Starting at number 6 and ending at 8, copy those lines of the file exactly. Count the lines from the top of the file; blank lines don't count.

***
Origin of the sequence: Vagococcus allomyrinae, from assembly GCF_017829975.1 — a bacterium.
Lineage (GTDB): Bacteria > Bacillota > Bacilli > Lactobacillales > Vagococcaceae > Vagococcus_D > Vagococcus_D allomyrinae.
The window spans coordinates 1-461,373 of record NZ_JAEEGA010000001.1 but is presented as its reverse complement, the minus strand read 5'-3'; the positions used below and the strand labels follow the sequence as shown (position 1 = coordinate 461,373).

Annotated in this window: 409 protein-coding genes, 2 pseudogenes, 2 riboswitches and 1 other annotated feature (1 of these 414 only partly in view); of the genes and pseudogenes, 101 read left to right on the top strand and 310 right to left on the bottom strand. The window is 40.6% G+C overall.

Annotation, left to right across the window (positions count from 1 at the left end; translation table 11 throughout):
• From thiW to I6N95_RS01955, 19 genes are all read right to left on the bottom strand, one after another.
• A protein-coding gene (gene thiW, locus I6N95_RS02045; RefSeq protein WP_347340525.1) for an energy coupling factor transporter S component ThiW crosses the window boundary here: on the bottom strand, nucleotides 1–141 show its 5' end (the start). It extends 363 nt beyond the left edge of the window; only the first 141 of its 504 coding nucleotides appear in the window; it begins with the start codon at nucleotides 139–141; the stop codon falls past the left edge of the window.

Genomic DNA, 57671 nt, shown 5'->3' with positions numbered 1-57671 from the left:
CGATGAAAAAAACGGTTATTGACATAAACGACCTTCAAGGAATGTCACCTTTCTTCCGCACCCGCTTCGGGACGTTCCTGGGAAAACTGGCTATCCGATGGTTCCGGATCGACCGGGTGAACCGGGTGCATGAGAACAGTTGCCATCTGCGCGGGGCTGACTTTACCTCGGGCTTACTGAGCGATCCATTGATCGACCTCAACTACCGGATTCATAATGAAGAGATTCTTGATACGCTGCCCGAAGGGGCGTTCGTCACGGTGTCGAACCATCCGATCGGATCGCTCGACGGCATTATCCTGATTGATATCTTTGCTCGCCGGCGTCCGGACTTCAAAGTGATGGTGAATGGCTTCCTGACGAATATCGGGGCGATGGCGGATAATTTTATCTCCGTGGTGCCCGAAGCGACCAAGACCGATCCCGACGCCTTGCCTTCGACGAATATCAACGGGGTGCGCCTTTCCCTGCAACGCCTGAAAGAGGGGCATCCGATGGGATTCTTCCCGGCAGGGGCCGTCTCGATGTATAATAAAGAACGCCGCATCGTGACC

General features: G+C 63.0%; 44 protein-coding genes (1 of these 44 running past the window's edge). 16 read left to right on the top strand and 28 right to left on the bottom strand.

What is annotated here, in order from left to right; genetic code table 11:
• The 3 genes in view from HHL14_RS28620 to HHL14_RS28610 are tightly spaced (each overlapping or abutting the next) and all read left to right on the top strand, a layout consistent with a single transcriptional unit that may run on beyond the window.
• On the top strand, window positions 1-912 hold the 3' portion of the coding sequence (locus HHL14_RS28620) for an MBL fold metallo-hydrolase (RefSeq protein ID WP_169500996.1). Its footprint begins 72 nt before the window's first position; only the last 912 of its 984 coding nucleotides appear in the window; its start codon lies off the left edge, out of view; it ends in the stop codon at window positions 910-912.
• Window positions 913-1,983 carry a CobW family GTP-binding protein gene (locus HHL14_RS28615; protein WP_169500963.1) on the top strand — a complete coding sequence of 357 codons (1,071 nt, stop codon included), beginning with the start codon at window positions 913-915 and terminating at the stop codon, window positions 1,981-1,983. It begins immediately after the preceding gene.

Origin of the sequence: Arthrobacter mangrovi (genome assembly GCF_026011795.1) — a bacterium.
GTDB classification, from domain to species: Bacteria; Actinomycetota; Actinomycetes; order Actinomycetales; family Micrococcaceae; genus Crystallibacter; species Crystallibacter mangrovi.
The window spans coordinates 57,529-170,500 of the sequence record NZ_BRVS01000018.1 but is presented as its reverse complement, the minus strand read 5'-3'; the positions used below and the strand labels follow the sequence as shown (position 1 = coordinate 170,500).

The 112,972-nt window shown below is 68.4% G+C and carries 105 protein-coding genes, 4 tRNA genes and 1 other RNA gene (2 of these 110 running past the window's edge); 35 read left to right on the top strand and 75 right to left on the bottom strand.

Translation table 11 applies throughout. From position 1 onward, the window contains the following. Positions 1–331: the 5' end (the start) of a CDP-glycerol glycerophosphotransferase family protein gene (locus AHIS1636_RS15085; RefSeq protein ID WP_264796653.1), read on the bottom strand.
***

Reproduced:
• From thiW to I6N95_RS01955, 19 genes are all read right to left on the bottom strand, one after another.
• A protein-coding gene (gene thiW, locus I6N95_RS02045; RefSeq protein WP_347340525.1) for an energy coupling factor transporter S component ThiW crosses the window boundary here: on the bottom strand, nucleotides 1–141 show its 5' end (the start). It extends 363 nt beyond the left edge of the window; only the first 141 of its 504 coding nucleotides appear in the window; it begins with the start codon at nucleotides 139–141; the stop codon falls past the left edge of the window.

Genomic DNA, 57671 nt, shown 5'->3' with positions numbered 1-57671 from the left: